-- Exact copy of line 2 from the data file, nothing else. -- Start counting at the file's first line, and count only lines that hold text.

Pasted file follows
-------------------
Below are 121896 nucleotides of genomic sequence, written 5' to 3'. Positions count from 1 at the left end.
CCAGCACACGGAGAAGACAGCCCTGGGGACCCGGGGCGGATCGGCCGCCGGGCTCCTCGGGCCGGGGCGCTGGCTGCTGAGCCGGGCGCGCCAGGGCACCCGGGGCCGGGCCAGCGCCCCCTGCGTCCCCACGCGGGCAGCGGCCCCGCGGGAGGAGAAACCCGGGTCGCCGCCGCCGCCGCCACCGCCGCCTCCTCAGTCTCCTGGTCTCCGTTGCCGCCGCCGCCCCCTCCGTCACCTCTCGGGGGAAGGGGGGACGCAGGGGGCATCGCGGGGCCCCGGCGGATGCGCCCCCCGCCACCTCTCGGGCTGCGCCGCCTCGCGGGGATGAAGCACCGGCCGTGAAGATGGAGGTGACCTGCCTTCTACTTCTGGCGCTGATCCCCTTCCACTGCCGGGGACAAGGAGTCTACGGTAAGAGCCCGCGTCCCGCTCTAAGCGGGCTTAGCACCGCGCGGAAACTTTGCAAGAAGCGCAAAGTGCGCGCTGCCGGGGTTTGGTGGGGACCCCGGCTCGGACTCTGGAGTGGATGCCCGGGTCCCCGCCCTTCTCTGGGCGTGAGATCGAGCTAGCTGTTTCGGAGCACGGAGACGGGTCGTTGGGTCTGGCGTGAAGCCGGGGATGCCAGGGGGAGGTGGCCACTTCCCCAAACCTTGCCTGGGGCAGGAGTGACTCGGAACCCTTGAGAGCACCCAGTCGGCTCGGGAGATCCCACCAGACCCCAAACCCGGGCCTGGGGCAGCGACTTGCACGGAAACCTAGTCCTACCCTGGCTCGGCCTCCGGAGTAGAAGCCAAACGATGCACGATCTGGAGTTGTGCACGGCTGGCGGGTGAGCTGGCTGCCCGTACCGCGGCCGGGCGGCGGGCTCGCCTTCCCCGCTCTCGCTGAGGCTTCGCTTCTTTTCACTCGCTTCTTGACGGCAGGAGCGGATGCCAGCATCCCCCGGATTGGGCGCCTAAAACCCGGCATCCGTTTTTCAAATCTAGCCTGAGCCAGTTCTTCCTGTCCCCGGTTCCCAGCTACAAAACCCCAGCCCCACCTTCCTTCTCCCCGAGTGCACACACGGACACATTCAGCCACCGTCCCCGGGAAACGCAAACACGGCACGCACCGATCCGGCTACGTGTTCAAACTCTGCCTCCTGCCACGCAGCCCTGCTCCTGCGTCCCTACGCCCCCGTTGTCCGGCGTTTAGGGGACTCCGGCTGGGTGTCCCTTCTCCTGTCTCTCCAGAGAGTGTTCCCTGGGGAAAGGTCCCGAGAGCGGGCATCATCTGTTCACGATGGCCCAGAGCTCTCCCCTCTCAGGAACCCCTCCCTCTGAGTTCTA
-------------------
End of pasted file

CCAGCACACGGAGAAGACAGCCCTGGGGACCCGGGGCGGATCGGCCGCCGGGCTCCTCGGGCCGGGGCGCTGGCTGCTGAGCCGGGCGCGCCAGGGCACCCGGGGCCGGGCCAGCGCCCCCTGCGTCCCCACGCGGGCAGCGGCCCCGCGGGAGGAGAAACCCGGGTCGCCGCCGCCGCCGCCACCGCCGCCTCCTCAGTCTCCTGGTCTCCGTTGCCGCCGCCGCCCCCTCCGTCACCTCTCGGGGGAAGGGGGGACGCAGGGGGCATCGCGGGGCCCCGGCGGATGCGCCCCCCGCCACCTCTCGGGCTGCGCCGCCTCGCGGGGATGAAGCACCGGCCGTGAAGATGGAGGTGACCTGCCTTCTACTTCTGGCGCTGATCCCCTTCCACTGCCGGGGACAAGGAGTCTACGGTAAGAGCCCGCGTCCCGCTCTAAGCGGGCTTAGCACCGCGCGGAAACTTTGCAAGAAGCGCAAAGTGCGCGCTGCCGGGGTTTGGTGGGGACCCCGGCTCGGACTCTGGAGTGGATGCCCGGGTCCCCGCCCTTCTCTGGGCGTGAGATCGAGCTAGCTGTTTCGGAGCACGGAGACGGGTCGTTGGGTCTGGCGTGAAGCCGGGGATGCCAGGGGGAGGTGGCCACTTCCCCAAACCTTGCCTGGGGCAGGAGTGACTCGGAACCCTTGAGAGCACCCAGTCGGCTCGGGAGATCCCACCAGACCCCAAACCCGGGCCTGGGGCAGCGACTTGCACGGAAACCTAGTCCTACCCTGGCTCGGCCTCCGGAGTAGAAGCCAAACGATGCACGATCTGGAGTTGTGCACGGCTGGCGGGTGAGCTGGCTGCCCGTACCGCGGCCGGGCGGCGGGCTCGCCTTCCCCGCTCTCGCTGAGGCTTCGCTTCTTTTCACTCGCTTCTTGACGGCAGGAGCGGATGCCAGCATCCCCCGGATTGGGCGCCTAAAACCCGGCATCCGTTTTTCAAATCTAGCCTGAGCCAGTTCTTCCTGTCCCCGGTTCCCAGCTACAAAACCCCAGCCCCACCTTCCTTCTCCCCGAGTGCACACACGGACACATTCAGCCACCGTCCCCGGGAAACGCAAACACGGCACGCACCGATCCGGCTACGTGTTCAAACTCTGCCTCCTGCCACGCAGCCCTGCTCCTGCGTCCCTACGCCCCCGTTGTCCGGCGTTTAGGGGACTCCGGCTGGGTGTCCCTTCTCCTGTCTCTCCAGAGAGTGTTCCCTGGGGAAAGGTCCCGAGAGCGGGCATCATCTGTTCACGATGGCCCAGAGCTCTCCCCTCTCAGGAACCCCTCCCTCTGAGTTCTA